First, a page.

Given Satoshi Nakamoto modelled the supply of bitcoin on the rate of discovery of new gold mines, it is not surprising that “mining” became the term for verifying transactions and minting new bitcoins. In Bitcoin’s early stages, anyone could have mined on the network using a laptop, like how getting the first bits of gold out of the ground is straightforward.
During this stage, mining bitcoin was like mining gold in the early 19th century in the Wild West of the US. Anyone could use a pickaxe, shovel, or pan to find gold nuggets and similarly, in the first 12 months or so in bitcoin, the digital currency could be mined with a decent computer. Bitcoin mining consisted of just CPUs (Computer Processing Units) which were widely available to consumers. A CPU miner at this time was the equivalent of sifting gold from a riverbed. But it wasn’t long until mining became commercialised and mainly an endeavour of big business.
As more miners joined the network and people figured out they could use GPUs to mine bitcoin, the profitability for CPU users deteriorated as they lacked enough hash power to compete. GPU farms dominated mining for around three years until early 2013. GPU miners at this time were the equivalent of small mining enterprises.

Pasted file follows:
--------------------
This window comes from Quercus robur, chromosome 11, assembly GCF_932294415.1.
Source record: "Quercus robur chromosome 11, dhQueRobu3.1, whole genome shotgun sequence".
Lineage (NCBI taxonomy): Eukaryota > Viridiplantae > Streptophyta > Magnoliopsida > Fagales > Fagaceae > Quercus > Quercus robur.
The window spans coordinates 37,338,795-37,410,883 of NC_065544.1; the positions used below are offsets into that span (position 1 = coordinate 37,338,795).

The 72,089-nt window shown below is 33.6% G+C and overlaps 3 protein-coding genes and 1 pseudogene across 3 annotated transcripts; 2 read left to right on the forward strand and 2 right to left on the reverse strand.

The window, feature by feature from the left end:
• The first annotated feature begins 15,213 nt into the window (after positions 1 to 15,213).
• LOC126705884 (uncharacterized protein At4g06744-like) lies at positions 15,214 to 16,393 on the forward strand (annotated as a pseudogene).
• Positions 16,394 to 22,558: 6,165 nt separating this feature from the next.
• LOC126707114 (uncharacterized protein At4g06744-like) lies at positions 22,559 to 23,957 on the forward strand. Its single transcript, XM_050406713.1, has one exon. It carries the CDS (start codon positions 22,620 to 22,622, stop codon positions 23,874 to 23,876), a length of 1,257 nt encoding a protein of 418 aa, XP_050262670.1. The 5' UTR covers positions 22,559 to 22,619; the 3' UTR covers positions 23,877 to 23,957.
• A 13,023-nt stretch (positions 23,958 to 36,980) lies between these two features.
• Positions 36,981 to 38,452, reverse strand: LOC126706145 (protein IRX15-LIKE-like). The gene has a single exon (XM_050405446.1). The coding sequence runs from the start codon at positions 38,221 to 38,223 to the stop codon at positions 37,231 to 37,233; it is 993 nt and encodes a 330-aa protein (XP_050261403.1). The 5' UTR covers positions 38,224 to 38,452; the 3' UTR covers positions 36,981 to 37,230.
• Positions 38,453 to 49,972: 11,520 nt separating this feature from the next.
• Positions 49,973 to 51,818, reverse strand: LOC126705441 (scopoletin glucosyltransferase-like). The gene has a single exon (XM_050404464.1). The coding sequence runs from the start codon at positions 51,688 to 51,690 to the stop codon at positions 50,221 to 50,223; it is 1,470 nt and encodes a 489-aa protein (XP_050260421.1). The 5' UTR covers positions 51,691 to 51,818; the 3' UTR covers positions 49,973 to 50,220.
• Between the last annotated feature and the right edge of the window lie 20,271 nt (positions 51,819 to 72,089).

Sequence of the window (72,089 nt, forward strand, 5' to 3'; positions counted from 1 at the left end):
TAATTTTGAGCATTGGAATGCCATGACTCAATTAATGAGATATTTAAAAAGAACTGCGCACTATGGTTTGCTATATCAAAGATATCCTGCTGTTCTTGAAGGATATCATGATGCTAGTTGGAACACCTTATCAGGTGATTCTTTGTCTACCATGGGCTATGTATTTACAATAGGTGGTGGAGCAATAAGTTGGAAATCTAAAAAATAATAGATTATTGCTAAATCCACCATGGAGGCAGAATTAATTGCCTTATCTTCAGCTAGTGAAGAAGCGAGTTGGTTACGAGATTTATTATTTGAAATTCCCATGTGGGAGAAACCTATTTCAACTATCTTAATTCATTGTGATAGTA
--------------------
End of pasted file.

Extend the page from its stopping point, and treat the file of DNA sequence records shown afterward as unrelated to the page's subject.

During early 2013, another advance in hashing power came in the form of Application Specific Integrated Circuits (ASICs) chips. ASICs started to circulate amongst mining enthusiasts and hobbyists, and eventually mining evolved into a professional endeavour with 16 nanometer ASICs appearing around January 2016. ASICs in Bitcoin are the equivalent of large-scale, professional gold mining businesses.